reach a consensus

Techniques to Reach a Consensus in Group Decision Making

Getting a team to agree on a decision can be challenging. This article will take you through some techniques that can help you to reach a consensus.

Introduction on how to reach a consensus 

You are rarely alone in business when making a decision, and trying to get a team to make a decision can be a challenging task. There is a definite benefit in getting a group of people involved in the decision-making process with more opportunities for input and technical expertise. However, it can also lead to difficulties in actually coming to a decision, with differing viewpoints from team members involved. This article will take you through the steps that will help you make the decision in the most effective way and reach a consensus.

Steps to successfully reach a consensus

    Firstly choose your team, ensuring you have the right people involved. Do they have the expertise to help with the process and are they directly affected by the issue and the solution?
    Clearly explain the issue to the team and provide them with the timing, tools and resources they will need. Talk them through how decisions will be made and a consensus reached.
    At this stage you want all possible ideas to be discussed, so you want to let the ideas flow, and don’t reject any. The time for evaluating options will come at a later stage. The team needs to consider everyone that might be impacted by the issue. They also need to think about all the possible impacts of implementing a solution – it might not work for all parties.
    In a group of people, there are often one or two who are more active or assertive in the meeting than others, and there may be some that don’t come forward and make their viewpoint known. If you are in this situation with your team, you could end up with a result that doesn’t accurately reflect the whole team’s true feelings.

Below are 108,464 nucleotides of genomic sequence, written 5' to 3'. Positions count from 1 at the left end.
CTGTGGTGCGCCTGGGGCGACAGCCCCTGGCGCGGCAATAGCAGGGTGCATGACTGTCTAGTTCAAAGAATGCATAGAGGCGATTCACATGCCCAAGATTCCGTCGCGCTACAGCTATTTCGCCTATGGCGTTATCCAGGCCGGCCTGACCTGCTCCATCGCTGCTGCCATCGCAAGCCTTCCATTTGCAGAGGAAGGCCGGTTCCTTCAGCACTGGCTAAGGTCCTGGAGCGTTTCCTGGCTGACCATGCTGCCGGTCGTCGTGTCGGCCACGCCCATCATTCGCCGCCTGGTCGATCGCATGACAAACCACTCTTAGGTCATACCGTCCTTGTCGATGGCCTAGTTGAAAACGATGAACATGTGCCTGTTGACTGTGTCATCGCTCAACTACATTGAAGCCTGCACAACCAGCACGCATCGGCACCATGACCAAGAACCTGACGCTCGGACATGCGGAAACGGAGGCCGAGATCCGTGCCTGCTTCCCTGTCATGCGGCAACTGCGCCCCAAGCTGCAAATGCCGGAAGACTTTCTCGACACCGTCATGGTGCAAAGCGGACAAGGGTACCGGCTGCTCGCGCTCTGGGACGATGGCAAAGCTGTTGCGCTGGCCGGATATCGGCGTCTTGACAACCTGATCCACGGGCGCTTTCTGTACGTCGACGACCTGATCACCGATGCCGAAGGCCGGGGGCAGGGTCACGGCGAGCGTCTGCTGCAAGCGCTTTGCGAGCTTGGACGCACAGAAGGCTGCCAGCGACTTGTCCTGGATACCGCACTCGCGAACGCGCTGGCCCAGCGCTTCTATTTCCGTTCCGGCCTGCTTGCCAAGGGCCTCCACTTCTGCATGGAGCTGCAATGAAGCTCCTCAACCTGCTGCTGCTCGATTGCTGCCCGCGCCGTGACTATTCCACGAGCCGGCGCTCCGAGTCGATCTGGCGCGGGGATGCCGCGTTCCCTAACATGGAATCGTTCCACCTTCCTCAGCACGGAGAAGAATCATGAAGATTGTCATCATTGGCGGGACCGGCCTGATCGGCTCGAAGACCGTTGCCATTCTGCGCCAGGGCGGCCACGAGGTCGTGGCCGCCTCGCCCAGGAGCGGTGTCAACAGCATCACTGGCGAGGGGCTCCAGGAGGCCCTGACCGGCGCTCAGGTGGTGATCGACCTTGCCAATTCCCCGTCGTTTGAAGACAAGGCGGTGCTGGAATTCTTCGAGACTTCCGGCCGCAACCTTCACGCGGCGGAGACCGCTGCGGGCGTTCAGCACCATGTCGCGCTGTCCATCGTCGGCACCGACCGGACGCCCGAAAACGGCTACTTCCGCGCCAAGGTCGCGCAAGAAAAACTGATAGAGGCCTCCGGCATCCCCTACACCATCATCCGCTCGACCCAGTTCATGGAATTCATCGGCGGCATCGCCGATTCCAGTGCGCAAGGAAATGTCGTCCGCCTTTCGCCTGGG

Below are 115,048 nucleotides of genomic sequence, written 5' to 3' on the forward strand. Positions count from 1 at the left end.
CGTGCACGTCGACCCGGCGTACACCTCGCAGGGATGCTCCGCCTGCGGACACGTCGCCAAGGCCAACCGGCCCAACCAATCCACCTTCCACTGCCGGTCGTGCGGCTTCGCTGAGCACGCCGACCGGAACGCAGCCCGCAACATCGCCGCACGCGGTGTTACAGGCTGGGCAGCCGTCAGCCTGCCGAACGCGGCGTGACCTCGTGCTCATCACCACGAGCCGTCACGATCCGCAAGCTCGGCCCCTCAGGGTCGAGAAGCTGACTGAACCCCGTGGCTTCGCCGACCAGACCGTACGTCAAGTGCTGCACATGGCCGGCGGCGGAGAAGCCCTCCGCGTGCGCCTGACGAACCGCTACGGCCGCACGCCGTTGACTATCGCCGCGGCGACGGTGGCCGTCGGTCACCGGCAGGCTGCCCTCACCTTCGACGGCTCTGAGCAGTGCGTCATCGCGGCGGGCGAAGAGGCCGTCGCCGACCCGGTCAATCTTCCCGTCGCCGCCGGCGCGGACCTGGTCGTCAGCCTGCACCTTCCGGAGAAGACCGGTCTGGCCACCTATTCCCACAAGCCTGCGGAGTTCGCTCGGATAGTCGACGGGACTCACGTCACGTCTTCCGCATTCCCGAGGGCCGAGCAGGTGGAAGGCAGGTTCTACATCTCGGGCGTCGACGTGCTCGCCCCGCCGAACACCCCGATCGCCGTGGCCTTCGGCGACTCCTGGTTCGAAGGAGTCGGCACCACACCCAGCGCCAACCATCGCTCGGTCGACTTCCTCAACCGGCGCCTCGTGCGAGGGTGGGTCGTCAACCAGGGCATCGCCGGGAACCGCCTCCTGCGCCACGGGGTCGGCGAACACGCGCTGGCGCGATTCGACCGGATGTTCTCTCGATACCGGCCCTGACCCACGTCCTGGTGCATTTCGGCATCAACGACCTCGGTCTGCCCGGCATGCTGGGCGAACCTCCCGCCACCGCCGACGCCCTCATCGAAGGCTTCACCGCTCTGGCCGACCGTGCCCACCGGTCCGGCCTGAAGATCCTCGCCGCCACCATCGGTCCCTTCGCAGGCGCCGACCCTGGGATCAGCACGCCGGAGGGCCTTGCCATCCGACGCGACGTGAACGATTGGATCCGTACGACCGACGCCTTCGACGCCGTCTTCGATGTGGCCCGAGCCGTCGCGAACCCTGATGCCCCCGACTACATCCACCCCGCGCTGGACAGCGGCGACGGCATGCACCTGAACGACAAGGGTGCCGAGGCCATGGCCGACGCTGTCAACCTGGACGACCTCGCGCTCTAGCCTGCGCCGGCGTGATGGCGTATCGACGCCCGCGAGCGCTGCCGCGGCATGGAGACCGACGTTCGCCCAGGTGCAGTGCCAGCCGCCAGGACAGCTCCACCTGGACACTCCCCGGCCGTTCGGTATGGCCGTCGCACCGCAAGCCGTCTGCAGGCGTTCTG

In order to manage the possibility of this situation, a technique known as the Stepladder Technique can be used. This technique was developed in 1992 by Steven Rogelberg, Janet Barnes-Farrell, and Chares Lowe and involves getting each team member to articulate their ideas individually as follows:The first two members of the team are brought together to discuss their thoughts and ideas. Once they have had a discussion, a third member of the team is brought in. This third member is asked to present their opinions on the topic, before hearing from the first two.
    In this way, they are given the opportunity to speak before being potentially biased by the ideas of the first two. Then the group of three discuss the topic together.
    Following this, the process is repeated with each member of the team so that all have an opportunity to present their ideas.
    Using the ideas from every team member, work through the proposals, fleshing them out with further details. Again at this stage, nothing should be rejected. This is an excellent opportunity to look at the issue with no boundaries.
    Now is the time for team members to choose their preferred option(s). You could select for just a standard voting system to be implemented or you may wish to consider multi-voting. This can be a way of reducing a long list of options to a final, smaller list of options.
    To avoid ending up in a stalemate where many options have the same number of votes, all team members are given a number of weighted votes. For example, they should allocate five votes to their top option, four to the next preferred one and down to one for their fifth option. To make the logistics more manageable, you might choose to assign each option a letter. Votes can be cast on slips of paper to preserve anonymity. At the end of the process, you can add up the points for each option to establish the favourites.
    This technique encourages the team members to think carefully through each option but doesn’t require them to make a final decision on one, just their top five preferences.
    Now that you have reached a decision of a generally accepted option, you need to develop it further by going back to the original issue to ensure it covers all the underlying concerns and you have addressed the problem you wanted to resolve.
    Ensure there are no further considerations to be factored into the final decision. This is the final chance for team members to comment on the decision. At this stage, you need to ensure the team is happy with the outcome and how it will be taken forward.


This step-by-step process will help your team reach a consensus in the decision-making process, and the additional techniques may assist through the more challenging situations that occur.

Leave a Comment

Your email address will not be published.

Related Posts